You talk about the brain and the weather’s effect on it, and studies consider sadness on rainy gloomy days the main cause.
    From some months ago, an idea is rounding my head that low pressures has a positive impact on our brain and inspiration. I like to have my pen and notebook when I flight, because It usually gets my inspiration going. I think that on flight low pressure is the main cause as the low pressure on the rainy days.
    We can’t control the weather, but we can control the room’s air pressure. I’m sure that if you could lower the room’s air pressure during your problem-solving sessions will improve your team results!

    • 26

      Jesse Friedman

      August 29, 2013 1:38 pm


      That is a really interesting theory. Especially since every other aspect of flying is not really conducive to being a creative environment. Unfortunately I’m not sure how to test it.


  12. 27

    I don’t often find myself commenting on blogs but this is spot. fucking. on. I totally get that not everyone feels like this but my brain doesn’t soley function on work between 9-5PM monday through friday. I kind of have a system. If I’ve got a big writing project to get done I’ll start up at around 9PM. When I lose focus I’ll crack open a bottle of wine, and let the magic happen. I’ll work until the sun comes up then crash for a few. Wake up, edit, then send for approval.

    I also live by the Gym philosophy you mentioned except for me it’s more so once I feel myself getting to caught up in the client chaos, I’ll head to the gym and cycle off about 10 miles worth of frustration. I do this because it levels me out.

    Thankfully, I’m fortunate enough to work with a wonderful band of misfits who have a similar mindest as you. Everyone is different. We all have our own system. But we get shit done, and we do it well.



    • 28

      Jesse Friedman

      August 29, 2013 1:39 pm


      I really appreciate the enthusiasm and I’m glad you’re at such a cool working environment. Based on these comments it doesn’t seem like you’re in the majority.


  13. 29

    Great article, thanx.

  14. 31

    This is awesome post! infect some of these ideas i have experinced personally in my career but as time have passed i was forgotten to use such tactics and started manging the team by fully managerial prospect.

    Thanks for your post to reminding me those oldies… :) which can be fruit full for my team and myself

    Thanks a lot!

  15. 33

    Thanks Jesse for this great article and also for the comments left by other people.

    I think ‘managing’ creatives and the creative process is possibly one of the hardest tasks to perform. Being creative is not an on/off button and applies to each people in a different way.

    It’s great to read about some ways to help improve the team building and participation to the project, but I was wondering if you had any ideas/technique on how to nurture very junior (but not necessary young!) people in the team and make sure they are challenged but also protected (and the project is protected too)? So far, in my experience, that’s the most difficult thing to achieve especially if the junior person has the basic skill but not the critical thinking…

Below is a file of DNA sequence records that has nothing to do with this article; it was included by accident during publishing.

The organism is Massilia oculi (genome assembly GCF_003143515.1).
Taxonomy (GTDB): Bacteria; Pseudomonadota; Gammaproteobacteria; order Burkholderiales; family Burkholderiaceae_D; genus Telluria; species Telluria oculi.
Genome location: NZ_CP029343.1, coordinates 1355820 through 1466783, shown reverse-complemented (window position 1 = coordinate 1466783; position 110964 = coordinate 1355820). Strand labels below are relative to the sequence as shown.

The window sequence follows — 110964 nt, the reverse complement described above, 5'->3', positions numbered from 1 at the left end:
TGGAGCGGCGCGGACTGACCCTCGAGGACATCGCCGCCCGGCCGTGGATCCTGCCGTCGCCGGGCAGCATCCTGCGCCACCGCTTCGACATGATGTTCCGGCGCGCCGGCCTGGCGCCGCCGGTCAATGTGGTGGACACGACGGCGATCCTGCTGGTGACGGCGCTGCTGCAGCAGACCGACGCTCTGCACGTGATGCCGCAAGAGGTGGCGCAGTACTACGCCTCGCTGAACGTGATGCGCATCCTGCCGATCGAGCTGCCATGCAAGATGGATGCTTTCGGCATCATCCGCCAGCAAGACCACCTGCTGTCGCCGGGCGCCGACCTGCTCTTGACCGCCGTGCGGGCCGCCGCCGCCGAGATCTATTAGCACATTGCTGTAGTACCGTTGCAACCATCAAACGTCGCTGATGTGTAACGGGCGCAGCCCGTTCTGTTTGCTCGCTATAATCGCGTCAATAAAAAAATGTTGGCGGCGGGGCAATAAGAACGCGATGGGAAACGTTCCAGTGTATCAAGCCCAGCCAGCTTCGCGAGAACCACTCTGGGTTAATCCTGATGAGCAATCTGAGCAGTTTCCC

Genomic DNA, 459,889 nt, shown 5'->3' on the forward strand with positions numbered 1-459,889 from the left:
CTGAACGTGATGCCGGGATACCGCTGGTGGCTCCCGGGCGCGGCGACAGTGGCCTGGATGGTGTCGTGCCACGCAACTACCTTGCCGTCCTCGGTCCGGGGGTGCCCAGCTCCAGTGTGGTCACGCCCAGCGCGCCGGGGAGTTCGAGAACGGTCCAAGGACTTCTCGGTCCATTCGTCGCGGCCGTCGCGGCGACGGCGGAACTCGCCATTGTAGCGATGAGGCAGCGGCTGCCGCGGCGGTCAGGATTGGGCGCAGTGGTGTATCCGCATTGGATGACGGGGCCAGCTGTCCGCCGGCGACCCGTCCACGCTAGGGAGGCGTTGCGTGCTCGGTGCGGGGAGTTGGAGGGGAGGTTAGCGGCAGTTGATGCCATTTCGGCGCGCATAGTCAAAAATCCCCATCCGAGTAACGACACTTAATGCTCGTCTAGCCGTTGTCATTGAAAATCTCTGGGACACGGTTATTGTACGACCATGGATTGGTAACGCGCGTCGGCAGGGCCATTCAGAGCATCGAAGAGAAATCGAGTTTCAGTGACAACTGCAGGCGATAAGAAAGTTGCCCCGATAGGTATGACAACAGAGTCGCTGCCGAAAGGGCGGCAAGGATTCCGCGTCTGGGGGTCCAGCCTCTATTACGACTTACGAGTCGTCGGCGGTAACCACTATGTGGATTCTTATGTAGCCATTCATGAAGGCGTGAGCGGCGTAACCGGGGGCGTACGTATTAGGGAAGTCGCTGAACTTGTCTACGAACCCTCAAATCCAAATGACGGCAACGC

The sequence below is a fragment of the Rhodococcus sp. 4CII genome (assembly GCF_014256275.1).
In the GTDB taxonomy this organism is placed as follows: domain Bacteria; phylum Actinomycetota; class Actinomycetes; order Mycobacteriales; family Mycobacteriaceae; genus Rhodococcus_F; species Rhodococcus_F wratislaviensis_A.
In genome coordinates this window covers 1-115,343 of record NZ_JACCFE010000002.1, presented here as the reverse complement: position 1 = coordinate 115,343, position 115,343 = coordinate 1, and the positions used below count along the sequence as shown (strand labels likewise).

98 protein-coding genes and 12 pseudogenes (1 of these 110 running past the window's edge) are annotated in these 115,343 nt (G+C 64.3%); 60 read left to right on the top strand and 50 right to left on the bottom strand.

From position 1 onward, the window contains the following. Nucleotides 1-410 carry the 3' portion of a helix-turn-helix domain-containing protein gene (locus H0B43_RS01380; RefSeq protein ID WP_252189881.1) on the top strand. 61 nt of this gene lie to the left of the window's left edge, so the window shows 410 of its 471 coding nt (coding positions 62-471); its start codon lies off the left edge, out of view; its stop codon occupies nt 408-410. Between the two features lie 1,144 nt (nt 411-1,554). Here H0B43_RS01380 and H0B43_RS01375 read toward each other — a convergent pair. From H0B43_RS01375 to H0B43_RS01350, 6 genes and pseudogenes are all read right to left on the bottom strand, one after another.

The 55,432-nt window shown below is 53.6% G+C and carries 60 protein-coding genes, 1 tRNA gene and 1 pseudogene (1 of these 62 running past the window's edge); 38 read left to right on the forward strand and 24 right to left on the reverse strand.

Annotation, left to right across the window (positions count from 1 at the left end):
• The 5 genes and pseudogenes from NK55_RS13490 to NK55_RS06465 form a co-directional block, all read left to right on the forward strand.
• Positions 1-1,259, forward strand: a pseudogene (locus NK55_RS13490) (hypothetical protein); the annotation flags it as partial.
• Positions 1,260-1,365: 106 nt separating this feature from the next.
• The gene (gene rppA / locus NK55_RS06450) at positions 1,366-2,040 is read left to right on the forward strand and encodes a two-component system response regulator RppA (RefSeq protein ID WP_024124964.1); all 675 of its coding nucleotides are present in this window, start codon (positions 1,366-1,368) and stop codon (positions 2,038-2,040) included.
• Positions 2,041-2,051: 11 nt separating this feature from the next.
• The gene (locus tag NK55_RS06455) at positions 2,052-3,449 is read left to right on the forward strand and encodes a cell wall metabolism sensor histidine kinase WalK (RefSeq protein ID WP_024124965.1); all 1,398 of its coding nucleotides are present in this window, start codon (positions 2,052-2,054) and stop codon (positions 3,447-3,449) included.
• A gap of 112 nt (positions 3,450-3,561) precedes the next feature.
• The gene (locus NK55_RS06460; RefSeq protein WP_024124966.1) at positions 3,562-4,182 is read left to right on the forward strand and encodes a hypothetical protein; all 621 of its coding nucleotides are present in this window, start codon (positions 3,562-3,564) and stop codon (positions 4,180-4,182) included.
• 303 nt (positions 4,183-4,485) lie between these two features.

If you have experience with that, I would love to hear your ideas!

    • 34

      Jesse Friedman

      August 29, 2013 1:45 pm


      The first thing to conquer would be to make sure that everyone is very comfortable with each other. The best way for the “junior” to learn and grow is to do that through his/her peers. That doesn’t always happen if the “seniors” don’t have the motivation to help.

      We do team building events all the time. This summer we challenged ourselves to read a certain number of books and do enough training to earn a day on the paint ball field. The team came together and focused on a way to meet the challenge, not as individuals but as a team.

      The biggest issue with this, is that the challenge may have left my team eager to use me for target practice. :)

      Anyways, my point is maybe you give the team a challenge that requires everyone’s contributions and expertise. This way they have to work together but it’d be good to make sure it isn’t tied to a client, so there isn’t pressure behind the deadlines.

  16. 35

    Thanks Jesse!

    This was a great read, and completely aligned with your insight. I arrive to where I work about 2 hours before the “day starts”. Allowing myself to feel the comfort mindset and fully immerse in what I love doing most, designing.

    One of the hardest struggles I deal with is allowing myself to seek a creative mindset during the day, being that I am one of the only “creatives” at where I work. I find great inspiration through speaking and collaborating on an informal basis, but is always something I am working on and trying to improve.

    I applaud your mentality and execution!

    • 36

      Jesse Friedman

      August 29, 2013 5:02 pm

      Thanks Kyle

      I’m glad you’re finding ways of being creative even if you’re alone in the office. One thing you might think about doing is seeing if you can offer some office space to local freelancers who need an office. Sometimes a small stipend will go a long way and you’ll be joined by fellow like minded people.


      • 37

        That’s a great idea, I have often wondered how I can implement like-minded designers into a shared space. So far a good beer does the trick!

  17. 39

    Hi Jesse,